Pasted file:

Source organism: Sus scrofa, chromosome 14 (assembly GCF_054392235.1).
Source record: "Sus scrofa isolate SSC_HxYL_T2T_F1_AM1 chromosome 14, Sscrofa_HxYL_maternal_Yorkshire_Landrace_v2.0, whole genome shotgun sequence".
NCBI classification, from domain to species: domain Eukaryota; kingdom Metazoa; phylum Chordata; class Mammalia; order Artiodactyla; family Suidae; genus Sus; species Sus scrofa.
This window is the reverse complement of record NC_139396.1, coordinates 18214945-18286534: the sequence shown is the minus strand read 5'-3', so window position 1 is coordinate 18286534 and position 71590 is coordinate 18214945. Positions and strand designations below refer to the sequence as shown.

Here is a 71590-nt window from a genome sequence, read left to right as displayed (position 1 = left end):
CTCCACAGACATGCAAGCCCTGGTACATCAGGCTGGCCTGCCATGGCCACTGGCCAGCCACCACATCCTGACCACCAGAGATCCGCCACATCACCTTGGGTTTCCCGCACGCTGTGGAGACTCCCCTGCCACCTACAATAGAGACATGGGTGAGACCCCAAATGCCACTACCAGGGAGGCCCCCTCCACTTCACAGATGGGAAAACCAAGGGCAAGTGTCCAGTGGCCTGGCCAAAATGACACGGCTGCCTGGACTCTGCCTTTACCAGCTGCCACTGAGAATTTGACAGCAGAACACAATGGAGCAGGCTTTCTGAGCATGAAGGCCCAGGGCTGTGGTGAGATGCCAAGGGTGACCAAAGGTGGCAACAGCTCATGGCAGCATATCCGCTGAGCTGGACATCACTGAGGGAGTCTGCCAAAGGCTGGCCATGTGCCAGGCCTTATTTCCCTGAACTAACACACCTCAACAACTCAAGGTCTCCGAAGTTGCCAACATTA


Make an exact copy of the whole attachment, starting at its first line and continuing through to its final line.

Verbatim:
Source organism: Sus scrofa, chromosome 14 (assembly GCF_054392235.1).
Source record: "Sus scrofa isolate SSC_HxYL_T2T_F1_AM1 chromosome 14, Sscrofa_HxYL_maternal_Yorkshire_Landrace_v2.0, whole genome shotgun sequence".
NCBI classification, from domain to species: domain Eukaryota; kingdom Metazoa; phylum Chordata; class Mammalia; order Artiodactyla; family Suidae; genus Sus; species Sus scrofa.
This window is the reverse complement of record NC_139396.1, coordinates 18214945-18286534: the sequence shown is the minus strand read 5'-3', so window position 1 is coordinate 18286534 and position 71590 is coordinate 18214945. Positions and strand designations below refer to the sequence as shown.

Here is a 71590-nt window from a genome sequence, read left to right as displayed (position 1 = left end):
CTCCACAGACATGCAAGCCCTGGTACATCAGGCTGGCCTGCCATGGCCACTGGCCAGCCACCACATCCTGACCACCAGAGATCCGCCACATCACCTTGGGTTTCCCGCACGCTGTGGAGACTCCCCTGCCACCTACAATAGAGACATGGGTGAGACCCCAAATGCCACTACCAGGGAGGCCCCCTCCACTTCACAGATGGGAAAACCAAGGGCAAGTGTCCAGTGGCCTGGCCAAAATGACACGGCTGCCTGGACTCTGCCTTTACCAGCTGCCACTGAGAATTTGACAGCAGAACACAATGGAGCAGGCTTTCTGAGCATGAAGGCCCAGGGCTGTGGTGAGATGCCAAGGGTGACCAAAGGTGGCAACAGCTCATGGCAGCATATCCGCTGAGCTGGACATCACTGAGGGAGTCTGCCAAAGGCTGGCCATGTGCCAGGCCTTATTTCCCTGAACTAACACACCTCAACAACTCAAGGTCTCCGAAGTTGCCAACATTA